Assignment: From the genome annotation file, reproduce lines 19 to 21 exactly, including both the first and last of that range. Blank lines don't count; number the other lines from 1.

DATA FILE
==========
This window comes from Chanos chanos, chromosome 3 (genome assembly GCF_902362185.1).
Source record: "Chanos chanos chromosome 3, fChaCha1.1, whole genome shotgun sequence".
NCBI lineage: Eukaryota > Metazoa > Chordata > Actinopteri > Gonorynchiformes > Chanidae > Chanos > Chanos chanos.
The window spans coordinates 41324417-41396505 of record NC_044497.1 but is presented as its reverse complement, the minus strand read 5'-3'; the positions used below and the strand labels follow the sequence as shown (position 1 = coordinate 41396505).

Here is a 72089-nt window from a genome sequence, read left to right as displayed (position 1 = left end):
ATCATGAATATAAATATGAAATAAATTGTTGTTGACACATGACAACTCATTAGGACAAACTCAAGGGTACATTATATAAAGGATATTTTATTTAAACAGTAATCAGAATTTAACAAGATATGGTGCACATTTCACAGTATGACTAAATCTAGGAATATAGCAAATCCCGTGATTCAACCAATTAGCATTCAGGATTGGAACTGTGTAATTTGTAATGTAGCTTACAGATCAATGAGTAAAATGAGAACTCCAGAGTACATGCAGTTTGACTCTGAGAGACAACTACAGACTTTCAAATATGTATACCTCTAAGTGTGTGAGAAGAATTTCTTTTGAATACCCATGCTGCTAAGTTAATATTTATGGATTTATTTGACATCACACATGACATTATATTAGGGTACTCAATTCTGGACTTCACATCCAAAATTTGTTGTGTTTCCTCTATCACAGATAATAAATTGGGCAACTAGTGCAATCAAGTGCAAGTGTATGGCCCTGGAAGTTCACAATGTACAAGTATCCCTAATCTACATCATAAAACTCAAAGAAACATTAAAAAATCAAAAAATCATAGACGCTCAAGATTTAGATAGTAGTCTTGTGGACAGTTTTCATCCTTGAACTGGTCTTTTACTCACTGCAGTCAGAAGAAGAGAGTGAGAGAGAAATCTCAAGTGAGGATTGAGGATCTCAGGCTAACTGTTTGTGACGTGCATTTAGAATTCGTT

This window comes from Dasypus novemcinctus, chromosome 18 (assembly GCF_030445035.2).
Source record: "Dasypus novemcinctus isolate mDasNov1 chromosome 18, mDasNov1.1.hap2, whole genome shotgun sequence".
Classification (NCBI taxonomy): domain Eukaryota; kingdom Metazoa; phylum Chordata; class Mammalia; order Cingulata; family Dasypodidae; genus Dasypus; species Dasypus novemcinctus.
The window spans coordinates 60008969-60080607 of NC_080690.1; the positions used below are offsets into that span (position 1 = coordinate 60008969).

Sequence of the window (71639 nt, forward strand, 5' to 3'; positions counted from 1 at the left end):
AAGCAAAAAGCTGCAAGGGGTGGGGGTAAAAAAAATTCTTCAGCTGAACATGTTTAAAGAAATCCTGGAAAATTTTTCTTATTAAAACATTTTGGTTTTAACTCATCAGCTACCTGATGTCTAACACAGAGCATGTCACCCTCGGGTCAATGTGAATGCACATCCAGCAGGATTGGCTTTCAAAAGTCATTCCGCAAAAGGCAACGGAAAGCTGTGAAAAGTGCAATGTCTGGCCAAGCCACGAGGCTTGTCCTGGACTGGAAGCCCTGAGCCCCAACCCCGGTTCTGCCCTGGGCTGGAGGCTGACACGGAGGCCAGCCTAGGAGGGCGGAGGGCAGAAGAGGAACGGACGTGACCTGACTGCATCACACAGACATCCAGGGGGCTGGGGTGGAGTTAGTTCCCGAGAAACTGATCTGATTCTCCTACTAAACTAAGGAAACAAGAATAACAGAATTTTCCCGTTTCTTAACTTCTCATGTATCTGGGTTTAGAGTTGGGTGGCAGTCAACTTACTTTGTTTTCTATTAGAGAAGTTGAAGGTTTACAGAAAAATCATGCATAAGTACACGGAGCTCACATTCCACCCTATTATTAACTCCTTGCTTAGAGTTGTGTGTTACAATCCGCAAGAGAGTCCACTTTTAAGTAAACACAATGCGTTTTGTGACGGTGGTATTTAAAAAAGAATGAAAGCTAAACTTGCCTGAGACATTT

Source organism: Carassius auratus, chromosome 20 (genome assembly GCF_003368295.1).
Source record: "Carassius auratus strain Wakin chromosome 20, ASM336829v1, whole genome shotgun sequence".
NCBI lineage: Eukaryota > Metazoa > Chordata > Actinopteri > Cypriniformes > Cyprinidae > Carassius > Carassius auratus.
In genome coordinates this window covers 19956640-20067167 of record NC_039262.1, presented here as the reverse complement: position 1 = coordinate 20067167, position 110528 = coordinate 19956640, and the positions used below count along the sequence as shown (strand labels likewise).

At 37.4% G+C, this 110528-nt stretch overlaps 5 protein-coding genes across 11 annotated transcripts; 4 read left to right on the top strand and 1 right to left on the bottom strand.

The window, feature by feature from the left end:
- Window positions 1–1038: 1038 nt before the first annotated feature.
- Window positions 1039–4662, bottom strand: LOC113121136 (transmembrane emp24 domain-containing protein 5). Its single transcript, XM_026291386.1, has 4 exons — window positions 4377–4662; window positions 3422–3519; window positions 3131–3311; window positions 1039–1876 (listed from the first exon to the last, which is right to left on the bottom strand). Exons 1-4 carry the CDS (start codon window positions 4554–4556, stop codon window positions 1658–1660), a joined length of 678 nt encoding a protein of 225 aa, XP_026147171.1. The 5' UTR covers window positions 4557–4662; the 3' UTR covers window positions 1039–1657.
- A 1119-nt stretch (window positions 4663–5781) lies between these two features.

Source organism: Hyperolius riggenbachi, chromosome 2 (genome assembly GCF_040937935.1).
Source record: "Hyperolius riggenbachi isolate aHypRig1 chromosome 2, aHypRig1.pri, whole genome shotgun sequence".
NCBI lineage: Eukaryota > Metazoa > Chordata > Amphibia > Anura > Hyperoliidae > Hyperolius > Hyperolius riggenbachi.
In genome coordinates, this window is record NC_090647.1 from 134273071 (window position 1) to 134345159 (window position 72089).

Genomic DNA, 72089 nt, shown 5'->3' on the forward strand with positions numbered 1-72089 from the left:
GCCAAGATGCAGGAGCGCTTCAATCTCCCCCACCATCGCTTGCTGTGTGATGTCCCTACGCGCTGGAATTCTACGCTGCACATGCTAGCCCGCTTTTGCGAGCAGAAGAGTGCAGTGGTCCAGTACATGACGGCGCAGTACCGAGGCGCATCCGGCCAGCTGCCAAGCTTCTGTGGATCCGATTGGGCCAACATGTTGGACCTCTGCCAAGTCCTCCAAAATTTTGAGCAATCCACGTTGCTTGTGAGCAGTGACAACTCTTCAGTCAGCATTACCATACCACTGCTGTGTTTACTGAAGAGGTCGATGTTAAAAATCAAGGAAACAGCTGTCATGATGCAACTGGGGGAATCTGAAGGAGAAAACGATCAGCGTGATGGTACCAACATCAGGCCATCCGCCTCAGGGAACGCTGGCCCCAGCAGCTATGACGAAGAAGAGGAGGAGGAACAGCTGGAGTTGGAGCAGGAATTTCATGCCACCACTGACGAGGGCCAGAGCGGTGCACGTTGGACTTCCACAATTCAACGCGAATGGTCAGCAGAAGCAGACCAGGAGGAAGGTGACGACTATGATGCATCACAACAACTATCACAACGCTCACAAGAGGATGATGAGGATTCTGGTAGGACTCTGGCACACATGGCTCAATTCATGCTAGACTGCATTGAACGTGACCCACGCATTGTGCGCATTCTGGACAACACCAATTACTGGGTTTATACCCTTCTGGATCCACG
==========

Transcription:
- Window positions 1–1038: 1038 nt before the first annotated feature.
- Window positions 1039–4662, bottom strand: LOC113121136 (transmembrane emp24 domain-containing protein 5). Its single transcript, XM_026291386.1, has 4 exons — window positions 4377–4662; window positions 3422–3519; window positions 3131–3311; window positions 1039–1876 (listed from the first exon to the last, which is right to left on the bottom strand). Exons 1-4 carry the CDS (start codon window positions 4554–4556, stop codon window positions 1658–1660), a joined length of 678 nt encoding a protein of 225 aa, XP_026147171.1. The 5' UTR covers window positions 4557–4662; the 3' UTR covers window positions 1039–1657.
- A 1119-nt stretch (window positions 4663–5781) lies between these two features.